May we be as James says in his epistle  “Quick to listen and slow to speak.”

A few books I’m planning on reading in 2013

Last year I set a goal of reading 52 books I ended up reading 44. I found my self reading more because I was trying to beat myself. I’m hoping to hit 52 this year here are a few of the books I’m looking forward to reading this year.

 

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Weight of Glory

 

 

 

 

 

 

 

 

 

 

 

Love Does

 

Storyline

 

 

 

 

 

 

 

 

 

 

 

Confessions

 

 

 

 

 

 

 

 

 

 

 

non profit narrative

 

 

 

 

 

 

 

 

 

 

 

Center Church

 

 

 

 

 

 

 

 

 

 

 

Sovereignty of God

 

Creating Community

 

 

 

 

 

 

 

 

 

 

 

 

 

LeadSmall_189

 

 

 

 

 

 

 

 

 

 

Lone Survivor

 

 

 

 

 

 

 

 

 

 

 

Bourne Identity

 

 

 

 

 

 

 

 

 

 

 

God in the dock

 

 

 

 

 

 

 

 

 

 

 

Ethics

 

 

 

 

 

 

 

 

 

 

 

god in the manger


The RNC the DNC and the Gospel.

DNC-and-RNC-570x313-29194_302x260

 

Every four years one of my favorite things takes place: the summer Olympics; and every four years one of my least favorite things takes place: the election of our new president.

Here is the thing. I used to believe that politics was the hope of the Christian world. I have since swung so far in the opposite direction that voting for me is done with much difficulty. For me, politics has created a massive division down the center of the country.   On both sides are politicians that seem to care only about the acquisition of power. Being a registered Independent, I find my passion for politics lessens the more the mud and name calling starts to fly.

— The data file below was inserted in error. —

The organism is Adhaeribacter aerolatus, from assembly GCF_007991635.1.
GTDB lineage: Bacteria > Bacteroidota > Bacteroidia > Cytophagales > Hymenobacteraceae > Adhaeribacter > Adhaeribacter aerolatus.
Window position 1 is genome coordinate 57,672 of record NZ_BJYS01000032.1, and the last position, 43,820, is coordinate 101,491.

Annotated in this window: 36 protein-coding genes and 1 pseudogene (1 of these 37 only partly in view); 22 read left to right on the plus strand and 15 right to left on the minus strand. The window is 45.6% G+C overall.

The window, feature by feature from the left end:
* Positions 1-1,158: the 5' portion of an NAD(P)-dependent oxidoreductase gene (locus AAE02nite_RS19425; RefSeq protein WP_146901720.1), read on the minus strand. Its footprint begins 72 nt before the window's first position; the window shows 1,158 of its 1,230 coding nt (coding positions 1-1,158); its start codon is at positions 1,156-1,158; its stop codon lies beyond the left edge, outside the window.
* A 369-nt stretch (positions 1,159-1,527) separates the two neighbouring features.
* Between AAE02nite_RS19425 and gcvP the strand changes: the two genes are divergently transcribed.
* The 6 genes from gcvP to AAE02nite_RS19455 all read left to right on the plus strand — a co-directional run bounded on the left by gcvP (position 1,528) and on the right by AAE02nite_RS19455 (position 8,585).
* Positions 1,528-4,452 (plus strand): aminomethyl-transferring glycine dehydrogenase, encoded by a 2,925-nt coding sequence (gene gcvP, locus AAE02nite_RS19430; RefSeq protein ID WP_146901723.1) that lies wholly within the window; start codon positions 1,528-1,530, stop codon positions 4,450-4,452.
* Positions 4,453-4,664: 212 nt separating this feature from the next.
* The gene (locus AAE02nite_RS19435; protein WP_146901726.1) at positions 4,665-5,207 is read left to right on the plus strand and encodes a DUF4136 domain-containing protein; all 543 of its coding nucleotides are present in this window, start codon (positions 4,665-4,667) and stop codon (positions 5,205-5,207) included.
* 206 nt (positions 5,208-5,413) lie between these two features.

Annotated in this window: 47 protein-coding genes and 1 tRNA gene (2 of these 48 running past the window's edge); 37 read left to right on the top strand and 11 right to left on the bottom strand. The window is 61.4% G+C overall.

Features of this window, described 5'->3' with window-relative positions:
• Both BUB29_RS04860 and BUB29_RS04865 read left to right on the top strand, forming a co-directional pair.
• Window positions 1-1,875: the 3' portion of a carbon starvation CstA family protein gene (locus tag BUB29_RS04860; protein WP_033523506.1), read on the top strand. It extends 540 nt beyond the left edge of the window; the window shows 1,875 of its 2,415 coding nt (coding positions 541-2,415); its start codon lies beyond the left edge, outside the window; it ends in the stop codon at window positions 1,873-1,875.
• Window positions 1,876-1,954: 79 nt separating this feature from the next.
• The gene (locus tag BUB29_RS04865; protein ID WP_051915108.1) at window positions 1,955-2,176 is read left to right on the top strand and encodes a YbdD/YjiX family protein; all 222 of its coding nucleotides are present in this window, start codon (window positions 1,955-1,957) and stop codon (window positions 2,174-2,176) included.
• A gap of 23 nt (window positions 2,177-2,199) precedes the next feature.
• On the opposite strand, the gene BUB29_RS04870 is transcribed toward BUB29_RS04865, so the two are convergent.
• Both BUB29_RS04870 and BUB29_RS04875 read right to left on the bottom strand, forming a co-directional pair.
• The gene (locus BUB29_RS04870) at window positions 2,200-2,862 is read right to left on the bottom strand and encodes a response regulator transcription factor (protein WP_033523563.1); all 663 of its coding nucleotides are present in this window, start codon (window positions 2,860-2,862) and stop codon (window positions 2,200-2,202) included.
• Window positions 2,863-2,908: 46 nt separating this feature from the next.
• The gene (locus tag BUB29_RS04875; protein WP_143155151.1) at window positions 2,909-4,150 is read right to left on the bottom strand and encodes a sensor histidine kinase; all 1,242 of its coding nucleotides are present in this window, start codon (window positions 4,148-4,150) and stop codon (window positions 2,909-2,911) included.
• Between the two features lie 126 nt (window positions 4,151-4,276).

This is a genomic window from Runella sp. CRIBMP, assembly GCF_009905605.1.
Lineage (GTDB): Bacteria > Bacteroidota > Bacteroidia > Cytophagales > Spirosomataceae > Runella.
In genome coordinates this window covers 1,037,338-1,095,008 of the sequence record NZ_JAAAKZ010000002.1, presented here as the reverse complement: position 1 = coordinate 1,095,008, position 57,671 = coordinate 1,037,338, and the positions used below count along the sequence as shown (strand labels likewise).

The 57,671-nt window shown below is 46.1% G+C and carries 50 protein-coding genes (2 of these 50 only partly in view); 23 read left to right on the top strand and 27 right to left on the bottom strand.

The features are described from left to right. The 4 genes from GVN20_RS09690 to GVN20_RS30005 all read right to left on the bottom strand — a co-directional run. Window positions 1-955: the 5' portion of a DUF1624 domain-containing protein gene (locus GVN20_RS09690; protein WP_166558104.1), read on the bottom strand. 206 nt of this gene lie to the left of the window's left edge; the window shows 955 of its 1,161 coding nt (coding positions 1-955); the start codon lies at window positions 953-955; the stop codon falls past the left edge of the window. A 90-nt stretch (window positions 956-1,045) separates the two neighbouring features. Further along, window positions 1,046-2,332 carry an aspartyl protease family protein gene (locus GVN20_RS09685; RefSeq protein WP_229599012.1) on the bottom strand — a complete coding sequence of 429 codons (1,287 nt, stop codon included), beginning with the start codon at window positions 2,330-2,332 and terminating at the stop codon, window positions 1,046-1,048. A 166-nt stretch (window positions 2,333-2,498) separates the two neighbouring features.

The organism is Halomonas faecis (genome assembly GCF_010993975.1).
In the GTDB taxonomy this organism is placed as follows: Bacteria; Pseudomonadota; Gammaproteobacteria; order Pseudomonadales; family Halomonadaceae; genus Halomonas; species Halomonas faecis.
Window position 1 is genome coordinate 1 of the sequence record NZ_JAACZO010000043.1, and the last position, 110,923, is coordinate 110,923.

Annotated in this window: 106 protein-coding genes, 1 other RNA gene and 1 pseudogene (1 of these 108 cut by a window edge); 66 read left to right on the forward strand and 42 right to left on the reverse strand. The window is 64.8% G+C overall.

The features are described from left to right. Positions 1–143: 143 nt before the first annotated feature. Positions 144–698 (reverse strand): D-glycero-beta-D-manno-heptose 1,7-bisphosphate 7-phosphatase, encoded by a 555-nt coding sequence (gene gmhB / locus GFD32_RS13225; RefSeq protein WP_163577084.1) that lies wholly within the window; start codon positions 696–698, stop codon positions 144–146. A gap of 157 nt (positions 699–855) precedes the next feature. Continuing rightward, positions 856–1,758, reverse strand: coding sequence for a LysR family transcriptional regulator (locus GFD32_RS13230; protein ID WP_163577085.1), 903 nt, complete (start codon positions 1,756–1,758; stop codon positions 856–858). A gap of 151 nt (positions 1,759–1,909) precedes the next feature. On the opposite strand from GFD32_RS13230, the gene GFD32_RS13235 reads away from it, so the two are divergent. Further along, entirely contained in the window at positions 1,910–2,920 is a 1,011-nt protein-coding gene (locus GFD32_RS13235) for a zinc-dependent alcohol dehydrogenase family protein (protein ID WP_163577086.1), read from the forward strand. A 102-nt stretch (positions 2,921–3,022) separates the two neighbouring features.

Our country is in the worst state it has been in recent memory, and our politicians remain entrenched on important issues and squabble over non-essentials. Should Christians care more about the environment? Yes. Should Christians do all they can to protect all life? Yes. Here is my beef with Christians and politics. We think God is on our side. If you are a Republican, you think God is on your side. If you are a Democrat, he’s on your side. He’s not; He’s on His side.

In my recent reading of Dietrich Bonhoeffer’s life story, I love how the Gospel formed his political decisions. His first decision was whether or not to serve in the war. After much prayer and contemplation, he came to the decision that he was called to pacifism.  As a result, he did everything he could to avoid serving on the front lines. As the war progressed, it became clear to him, through much prayer and anguish, that he must do all he could to end the war and suffering of his fellow Christians and the Jewish people.

Dietrich did something I think so many Christians do not do. He continually subjected his decisions to the filter of the Gospel. He didn’t start first with a political party and work backwards to the Gospel. He asked, “What does God require of me?” As Christians, today more than ever, we have to focus on the power of the Gospel to transform our country. The more we cling to our political labels while ignoring the injustice of both parties, the longer we will have winter…but never Christmas.

As a Christian our hope must be in the finished work of Christ not a candidate. As gospel-centered believers we must continue to call each party to the center, the center of the Gospel, where everlasting hope and justice are found.